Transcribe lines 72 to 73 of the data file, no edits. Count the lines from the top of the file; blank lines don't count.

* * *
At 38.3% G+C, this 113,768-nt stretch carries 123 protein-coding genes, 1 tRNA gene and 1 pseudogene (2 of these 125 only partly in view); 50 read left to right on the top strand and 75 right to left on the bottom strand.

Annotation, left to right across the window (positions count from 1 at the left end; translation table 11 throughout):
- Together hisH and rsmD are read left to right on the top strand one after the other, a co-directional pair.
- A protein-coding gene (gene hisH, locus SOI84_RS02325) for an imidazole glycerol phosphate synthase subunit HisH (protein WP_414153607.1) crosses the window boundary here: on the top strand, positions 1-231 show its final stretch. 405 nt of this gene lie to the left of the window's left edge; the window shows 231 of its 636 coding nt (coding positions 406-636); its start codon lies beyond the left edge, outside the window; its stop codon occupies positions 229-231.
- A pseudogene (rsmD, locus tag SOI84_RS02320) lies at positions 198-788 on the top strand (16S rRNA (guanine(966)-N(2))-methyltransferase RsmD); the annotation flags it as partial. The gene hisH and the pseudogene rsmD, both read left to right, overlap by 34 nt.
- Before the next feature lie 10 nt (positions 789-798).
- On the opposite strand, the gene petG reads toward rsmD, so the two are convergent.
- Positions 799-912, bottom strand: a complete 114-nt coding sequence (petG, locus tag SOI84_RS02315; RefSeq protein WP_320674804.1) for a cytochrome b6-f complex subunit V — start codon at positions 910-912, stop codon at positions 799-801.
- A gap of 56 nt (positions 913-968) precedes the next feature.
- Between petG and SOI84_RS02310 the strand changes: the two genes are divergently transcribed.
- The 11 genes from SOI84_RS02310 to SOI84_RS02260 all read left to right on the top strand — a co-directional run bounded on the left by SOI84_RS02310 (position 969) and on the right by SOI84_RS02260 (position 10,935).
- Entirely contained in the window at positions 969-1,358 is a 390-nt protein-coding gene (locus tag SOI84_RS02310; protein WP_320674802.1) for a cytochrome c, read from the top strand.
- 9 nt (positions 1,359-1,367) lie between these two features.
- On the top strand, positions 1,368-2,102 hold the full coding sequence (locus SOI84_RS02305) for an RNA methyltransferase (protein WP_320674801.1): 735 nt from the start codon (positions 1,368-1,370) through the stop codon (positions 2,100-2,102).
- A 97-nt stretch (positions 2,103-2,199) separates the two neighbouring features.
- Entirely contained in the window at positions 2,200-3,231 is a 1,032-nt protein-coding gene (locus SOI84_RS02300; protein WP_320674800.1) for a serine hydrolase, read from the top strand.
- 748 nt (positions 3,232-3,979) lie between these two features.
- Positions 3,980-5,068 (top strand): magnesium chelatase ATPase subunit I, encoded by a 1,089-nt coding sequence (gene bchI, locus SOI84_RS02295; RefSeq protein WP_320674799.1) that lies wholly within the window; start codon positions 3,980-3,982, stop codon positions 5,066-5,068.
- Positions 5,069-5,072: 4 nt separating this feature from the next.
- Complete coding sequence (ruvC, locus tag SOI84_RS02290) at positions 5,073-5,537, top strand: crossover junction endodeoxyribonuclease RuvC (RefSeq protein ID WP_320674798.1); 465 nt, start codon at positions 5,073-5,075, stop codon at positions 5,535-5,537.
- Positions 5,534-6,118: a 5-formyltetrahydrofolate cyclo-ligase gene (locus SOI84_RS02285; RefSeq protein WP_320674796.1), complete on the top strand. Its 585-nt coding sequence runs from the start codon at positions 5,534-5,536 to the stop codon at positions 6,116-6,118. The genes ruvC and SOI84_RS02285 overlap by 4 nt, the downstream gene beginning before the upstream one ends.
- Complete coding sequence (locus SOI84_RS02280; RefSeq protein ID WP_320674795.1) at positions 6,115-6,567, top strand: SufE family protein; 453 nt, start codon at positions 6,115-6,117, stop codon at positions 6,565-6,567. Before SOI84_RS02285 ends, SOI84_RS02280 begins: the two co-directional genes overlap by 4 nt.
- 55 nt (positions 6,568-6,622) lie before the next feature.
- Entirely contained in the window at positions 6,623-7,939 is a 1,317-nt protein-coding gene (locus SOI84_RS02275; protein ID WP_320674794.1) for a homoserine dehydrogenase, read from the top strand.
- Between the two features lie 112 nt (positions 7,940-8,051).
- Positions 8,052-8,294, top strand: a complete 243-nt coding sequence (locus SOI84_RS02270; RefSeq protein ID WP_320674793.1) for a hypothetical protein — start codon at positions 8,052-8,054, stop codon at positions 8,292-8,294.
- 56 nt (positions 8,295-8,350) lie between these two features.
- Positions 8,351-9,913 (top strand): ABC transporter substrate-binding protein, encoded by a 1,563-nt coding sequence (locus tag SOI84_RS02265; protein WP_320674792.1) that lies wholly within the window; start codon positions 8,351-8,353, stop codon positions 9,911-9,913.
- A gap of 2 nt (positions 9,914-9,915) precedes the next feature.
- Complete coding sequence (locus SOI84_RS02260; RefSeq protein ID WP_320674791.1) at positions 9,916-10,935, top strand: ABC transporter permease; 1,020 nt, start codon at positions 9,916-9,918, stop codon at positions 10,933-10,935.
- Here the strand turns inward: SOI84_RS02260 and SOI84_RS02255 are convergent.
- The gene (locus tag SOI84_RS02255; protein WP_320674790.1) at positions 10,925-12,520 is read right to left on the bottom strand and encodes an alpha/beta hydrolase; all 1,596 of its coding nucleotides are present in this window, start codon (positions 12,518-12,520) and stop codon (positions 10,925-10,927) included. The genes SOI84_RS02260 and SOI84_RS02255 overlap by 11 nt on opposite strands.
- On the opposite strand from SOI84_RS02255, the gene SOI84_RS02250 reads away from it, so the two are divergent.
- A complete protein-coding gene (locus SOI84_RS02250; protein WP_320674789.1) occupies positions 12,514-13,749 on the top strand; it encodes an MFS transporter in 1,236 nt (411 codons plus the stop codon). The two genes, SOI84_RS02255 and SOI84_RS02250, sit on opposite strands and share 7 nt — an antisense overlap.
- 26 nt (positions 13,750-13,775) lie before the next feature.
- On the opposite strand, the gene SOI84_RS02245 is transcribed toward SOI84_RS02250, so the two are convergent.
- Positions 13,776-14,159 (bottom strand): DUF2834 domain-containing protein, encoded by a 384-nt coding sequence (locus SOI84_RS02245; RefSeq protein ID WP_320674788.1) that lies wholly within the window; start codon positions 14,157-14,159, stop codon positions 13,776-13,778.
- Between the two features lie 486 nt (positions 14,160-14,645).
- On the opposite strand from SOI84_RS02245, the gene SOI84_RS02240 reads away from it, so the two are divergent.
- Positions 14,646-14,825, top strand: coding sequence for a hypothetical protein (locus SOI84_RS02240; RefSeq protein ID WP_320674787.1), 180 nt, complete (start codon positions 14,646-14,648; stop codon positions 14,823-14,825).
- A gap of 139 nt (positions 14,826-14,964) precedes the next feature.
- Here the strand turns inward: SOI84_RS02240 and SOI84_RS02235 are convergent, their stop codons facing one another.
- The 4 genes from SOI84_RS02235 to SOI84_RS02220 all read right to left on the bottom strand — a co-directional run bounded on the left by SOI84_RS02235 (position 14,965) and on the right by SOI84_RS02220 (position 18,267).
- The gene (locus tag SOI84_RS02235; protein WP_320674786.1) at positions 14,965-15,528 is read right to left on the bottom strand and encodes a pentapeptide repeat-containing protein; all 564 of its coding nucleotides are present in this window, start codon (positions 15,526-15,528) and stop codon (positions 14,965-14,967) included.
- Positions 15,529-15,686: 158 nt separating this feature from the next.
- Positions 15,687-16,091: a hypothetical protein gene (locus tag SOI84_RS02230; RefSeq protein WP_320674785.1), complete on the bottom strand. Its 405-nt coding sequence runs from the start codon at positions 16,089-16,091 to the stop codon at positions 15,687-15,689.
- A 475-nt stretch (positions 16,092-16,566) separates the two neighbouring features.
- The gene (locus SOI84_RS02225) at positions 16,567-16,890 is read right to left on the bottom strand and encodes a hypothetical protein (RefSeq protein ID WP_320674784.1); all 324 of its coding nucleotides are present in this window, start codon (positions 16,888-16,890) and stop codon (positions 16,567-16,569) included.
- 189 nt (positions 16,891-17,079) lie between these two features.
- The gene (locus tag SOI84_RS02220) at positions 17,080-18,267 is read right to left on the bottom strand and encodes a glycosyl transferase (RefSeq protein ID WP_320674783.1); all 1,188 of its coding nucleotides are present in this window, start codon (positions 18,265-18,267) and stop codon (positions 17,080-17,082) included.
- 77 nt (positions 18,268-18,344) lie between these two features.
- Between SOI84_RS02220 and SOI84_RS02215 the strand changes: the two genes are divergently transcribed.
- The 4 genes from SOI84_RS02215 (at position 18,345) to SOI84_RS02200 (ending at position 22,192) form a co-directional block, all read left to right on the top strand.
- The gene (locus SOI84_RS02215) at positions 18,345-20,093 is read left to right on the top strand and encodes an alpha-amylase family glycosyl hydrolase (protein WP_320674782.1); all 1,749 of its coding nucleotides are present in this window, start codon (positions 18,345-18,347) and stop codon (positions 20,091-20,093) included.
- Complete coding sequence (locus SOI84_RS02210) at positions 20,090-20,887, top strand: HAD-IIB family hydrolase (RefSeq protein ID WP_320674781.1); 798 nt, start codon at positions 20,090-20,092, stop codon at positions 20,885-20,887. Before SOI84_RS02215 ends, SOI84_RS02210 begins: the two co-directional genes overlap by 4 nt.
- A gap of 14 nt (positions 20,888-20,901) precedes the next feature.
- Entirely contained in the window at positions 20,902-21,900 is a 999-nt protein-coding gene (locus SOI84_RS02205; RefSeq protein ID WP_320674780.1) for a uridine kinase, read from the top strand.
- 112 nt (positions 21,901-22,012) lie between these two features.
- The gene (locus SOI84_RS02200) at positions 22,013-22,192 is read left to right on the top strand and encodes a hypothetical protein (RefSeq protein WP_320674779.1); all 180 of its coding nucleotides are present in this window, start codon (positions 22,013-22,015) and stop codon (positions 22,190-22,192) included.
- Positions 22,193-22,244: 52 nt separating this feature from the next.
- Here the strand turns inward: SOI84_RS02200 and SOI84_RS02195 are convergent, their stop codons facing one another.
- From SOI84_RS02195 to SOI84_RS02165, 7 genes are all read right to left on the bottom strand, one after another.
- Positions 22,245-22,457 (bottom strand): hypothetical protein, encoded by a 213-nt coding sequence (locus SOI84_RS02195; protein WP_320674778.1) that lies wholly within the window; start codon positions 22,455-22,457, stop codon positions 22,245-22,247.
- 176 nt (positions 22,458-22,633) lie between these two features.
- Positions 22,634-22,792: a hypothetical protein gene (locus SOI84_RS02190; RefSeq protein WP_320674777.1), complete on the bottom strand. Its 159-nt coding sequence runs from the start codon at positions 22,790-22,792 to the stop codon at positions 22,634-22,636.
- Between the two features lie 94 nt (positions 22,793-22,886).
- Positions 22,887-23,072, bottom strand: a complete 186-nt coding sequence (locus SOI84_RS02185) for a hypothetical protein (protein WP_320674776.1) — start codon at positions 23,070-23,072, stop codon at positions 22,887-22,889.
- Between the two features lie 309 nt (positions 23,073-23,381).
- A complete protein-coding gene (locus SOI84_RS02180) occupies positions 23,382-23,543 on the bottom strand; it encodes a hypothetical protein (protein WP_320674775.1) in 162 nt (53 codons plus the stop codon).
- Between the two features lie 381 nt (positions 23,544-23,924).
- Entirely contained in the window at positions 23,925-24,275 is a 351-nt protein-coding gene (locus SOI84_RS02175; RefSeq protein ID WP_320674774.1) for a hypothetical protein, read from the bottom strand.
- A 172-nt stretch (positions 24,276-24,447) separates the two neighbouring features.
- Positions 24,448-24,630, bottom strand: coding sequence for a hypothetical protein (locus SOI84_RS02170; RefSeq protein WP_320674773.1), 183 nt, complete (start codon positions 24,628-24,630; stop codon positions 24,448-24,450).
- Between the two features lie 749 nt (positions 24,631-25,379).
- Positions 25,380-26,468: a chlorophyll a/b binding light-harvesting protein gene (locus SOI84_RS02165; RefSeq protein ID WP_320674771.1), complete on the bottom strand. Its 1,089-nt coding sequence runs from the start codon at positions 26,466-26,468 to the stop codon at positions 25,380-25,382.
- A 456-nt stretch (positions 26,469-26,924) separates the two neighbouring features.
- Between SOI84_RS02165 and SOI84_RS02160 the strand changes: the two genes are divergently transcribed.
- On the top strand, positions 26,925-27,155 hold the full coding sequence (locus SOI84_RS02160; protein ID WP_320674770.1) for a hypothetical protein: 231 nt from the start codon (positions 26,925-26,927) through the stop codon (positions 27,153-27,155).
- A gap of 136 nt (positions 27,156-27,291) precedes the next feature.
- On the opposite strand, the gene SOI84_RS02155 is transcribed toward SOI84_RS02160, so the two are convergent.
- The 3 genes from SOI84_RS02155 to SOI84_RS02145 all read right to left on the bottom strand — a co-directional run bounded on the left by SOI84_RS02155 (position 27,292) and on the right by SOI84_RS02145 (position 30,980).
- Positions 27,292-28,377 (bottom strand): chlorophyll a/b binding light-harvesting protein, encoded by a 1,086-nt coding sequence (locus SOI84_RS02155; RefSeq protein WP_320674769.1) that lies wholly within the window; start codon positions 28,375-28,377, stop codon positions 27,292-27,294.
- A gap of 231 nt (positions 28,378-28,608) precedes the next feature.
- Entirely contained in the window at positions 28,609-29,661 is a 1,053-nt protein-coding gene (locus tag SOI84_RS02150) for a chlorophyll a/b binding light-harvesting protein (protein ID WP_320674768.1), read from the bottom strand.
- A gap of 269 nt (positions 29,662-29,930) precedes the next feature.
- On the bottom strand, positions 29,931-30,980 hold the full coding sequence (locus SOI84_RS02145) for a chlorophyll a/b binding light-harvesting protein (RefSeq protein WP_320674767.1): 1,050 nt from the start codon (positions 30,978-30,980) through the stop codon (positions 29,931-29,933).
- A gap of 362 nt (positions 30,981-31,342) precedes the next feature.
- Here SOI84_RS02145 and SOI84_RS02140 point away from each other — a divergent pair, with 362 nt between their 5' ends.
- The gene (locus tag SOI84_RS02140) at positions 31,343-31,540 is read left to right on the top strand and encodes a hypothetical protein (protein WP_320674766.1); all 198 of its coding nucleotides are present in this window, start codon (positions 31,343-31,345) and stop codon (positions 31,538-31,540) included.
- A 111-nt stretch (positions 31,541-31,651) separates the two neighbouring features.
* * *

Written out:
- A 172-nt stretch (positions 24,276-24,447) separates the two neighbouring features.
- Positions 24,448-24,630, bottom strand: coding sequence for a hypothetical protein (locus SOI84_RS02170; RefSeq protein WP_320674773.1), 183 nt, complete (start codon positions 24,628-24,630; stop codon positions 24,448-24,450).